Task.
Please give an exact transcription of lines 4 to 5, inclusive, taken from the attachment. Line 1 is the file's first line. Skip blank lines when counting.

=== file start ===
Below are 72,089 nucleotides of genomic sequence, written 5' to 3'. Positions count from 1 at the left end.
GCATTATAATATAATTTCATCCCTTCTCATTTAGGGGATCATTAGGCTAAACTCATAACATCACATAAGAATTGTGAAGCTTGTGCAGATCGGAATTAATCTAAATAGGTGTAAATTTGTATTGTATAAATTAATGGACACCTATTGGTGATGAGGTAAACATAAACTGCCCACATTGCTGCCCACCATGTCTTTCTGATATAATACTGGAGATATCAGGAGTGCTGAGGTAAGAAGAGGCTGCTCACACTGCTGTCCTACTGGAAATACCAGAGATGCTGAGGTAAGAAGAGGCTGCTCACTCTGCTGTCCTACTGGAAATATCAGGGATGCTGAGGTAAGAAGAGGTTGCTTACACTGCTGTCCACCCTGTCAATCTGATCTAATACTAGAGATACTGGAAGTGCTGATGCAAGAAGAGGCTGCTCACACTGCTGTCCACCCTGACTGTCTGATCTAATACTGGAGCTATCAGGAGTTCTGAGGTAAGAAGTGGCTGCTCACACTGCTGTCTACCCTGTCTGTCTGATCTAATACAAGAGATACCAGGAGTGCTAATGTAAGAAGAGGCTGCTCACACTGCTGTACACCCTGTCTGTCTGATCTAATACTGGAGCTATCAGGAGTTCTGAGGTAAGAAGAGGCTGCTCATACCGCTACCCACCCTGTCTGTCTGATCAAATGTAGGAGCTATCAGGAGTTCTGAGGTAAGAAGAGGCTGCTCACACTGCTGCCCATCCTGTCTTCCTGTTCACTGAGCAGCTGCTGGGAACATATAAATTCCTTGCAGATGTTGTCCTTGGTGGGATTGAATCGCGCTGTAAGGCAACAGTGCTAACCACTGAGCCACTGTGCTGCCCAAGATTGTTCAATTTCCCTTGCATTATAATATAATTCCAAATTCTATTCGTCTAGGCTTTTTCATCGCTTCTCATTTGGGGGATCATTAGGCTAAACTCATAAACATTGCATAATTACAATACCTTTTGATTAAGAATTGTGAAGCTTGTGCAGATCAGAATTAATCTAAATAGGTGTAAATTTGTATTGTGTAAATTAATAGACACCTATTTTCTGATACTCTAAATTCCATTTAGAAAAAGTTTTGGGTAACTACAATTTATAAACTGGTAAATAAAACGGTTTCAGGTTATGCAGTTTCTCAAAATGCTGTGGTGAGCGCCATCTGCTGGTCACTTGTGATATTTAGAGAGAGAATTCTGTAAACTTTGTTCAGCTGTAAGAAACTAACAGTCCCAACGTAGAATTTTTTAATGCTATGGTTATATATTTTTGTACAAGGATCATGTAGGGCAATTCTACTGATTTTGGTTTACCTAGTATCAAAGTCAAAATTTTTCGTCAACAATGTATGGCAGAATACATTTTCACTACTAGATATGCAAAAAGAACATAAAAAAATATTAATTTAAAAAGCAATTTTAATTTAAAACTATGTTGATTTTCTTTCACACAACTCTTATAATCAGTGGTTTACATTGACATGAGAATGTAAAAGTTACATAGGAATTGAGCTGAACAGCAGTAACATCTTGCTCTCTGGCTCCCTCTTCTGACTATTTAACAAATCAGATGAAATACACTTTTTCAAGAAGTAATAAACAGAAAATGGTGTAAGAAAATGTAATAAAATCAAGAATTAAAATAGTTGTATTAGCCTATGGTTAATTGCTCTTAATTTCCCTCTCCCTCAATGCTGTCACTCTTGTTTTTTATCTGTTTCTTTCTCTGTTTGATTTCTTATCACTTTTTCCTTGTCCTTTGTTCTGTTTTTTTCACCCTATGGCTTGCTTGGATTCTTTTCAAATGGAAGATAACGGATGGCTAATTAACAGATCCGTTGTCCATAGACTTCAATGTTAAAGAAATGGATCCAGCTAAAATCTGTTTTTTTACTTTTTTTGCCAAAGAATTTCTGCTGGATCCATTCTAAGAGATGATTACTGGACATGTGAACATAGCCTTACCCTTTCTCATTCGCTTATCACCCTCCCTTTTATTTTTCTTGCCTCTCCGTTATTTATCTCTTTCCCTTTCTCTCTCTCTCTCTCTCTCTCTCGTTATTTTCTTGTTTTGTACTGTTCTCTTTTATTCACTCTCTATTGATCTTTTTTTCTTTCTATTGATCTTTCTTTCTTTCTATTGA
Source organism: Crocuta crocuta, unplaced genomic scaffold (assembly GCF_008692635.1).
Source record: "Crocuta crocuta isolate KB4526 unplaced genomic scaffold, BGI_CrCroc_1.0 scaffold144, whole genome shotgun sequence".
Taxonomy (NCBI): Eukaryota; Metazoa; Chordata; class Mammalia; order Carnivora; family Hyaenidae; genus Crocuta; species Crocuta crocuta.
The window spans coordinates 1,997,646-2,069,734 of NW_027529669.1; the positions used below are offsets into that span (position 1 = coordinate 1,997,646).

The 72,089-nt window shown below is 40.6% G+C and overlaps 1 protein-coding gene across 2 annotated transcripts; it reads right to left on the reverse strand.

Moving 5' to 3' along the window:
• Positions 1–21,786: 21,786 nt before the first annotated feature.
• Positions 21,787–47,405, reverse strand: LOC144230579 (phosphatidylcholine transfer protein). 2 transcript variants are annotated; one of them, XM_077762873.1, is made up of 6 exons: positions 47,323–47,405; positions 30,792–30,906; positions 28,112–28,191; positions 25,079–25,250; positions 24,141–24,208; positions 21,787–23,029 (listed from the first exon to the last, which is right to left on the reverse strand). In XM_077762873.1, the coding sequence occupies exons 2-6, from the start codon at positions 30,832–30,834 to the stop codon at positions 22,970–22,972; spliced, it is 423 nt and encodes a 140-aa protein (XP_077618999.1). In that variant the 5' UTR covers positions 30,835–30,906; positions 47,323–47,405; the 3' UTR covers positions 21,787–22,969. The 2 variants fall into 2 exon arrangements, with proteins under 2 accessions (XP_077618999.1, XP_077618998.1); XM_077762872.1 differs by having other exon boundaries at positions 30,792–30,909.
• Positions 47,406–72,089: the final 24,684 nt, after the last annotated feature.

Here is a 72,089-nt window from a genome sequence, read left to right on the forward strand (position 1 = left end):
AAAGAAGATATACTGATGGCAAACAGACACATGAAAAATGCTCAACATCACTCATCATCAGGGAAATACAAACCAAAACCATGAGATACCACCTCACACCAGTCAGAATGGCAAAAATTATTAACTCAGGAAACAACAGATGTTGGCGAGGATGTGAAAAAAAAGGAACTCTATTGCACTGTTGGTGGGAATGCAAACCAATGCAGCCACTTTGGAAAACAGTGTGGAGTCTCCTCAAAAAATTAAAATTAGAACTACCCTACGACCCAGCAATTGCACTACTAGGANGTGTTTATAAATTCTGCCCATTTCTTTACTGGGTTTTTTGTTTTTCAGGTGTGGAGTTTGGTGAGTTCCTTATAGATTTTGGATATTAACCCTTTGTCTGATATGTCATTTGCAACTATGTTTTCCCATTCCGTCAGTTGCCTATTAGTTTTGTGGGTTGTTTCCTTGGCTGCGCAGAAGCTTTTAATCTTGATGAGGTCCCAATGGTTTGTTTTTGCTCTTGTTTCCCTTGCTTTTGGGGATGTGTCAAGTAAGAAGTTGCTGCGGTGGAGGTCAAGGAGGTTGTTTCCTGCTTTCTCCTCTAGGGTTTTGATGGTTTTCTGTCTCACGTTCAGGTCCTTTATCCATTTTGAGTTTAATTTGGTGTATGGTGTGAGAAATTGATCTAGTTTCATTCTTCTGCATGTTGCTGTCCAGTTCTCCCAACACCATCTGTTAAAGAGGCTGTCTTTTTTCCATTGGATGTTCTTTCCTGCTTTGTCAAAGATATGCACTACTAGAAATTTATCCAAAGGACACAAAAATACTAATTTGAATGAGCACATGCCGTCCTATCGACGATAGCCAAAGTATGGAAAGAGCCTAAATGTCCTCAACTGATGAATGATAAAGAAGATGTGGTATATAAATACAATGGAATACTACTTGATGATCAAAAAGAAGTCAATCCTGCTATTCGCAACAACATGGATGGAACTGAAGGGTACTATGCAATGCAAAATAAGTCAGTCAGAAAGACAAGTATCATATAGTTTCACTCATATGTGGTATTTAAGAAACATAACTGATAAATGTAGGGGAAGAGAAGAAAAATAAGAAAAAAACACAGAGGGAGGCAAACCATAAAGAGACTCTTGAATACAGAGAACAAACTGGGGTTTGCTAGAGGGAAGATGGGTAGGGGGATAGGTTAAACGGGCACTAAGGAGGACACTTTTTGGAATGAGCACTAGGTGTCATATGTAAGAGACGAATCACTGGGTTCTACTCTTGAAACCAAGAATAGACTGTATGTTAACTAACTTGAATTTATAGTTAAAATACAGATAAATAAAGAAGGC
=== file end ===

Source record: "Crocuta crocuta isolate KB4526 unplaced genomic scaffold, BGI_CrCroc_1.0 scaffold144, whole genome shotgun sequence".
Taxonomy (NCBI): Eukaryota; Metazoa; Chordata; class Mammalia; order Carnivora; family Hyaenidae; genus Crocuta; species Crocuta crocuta.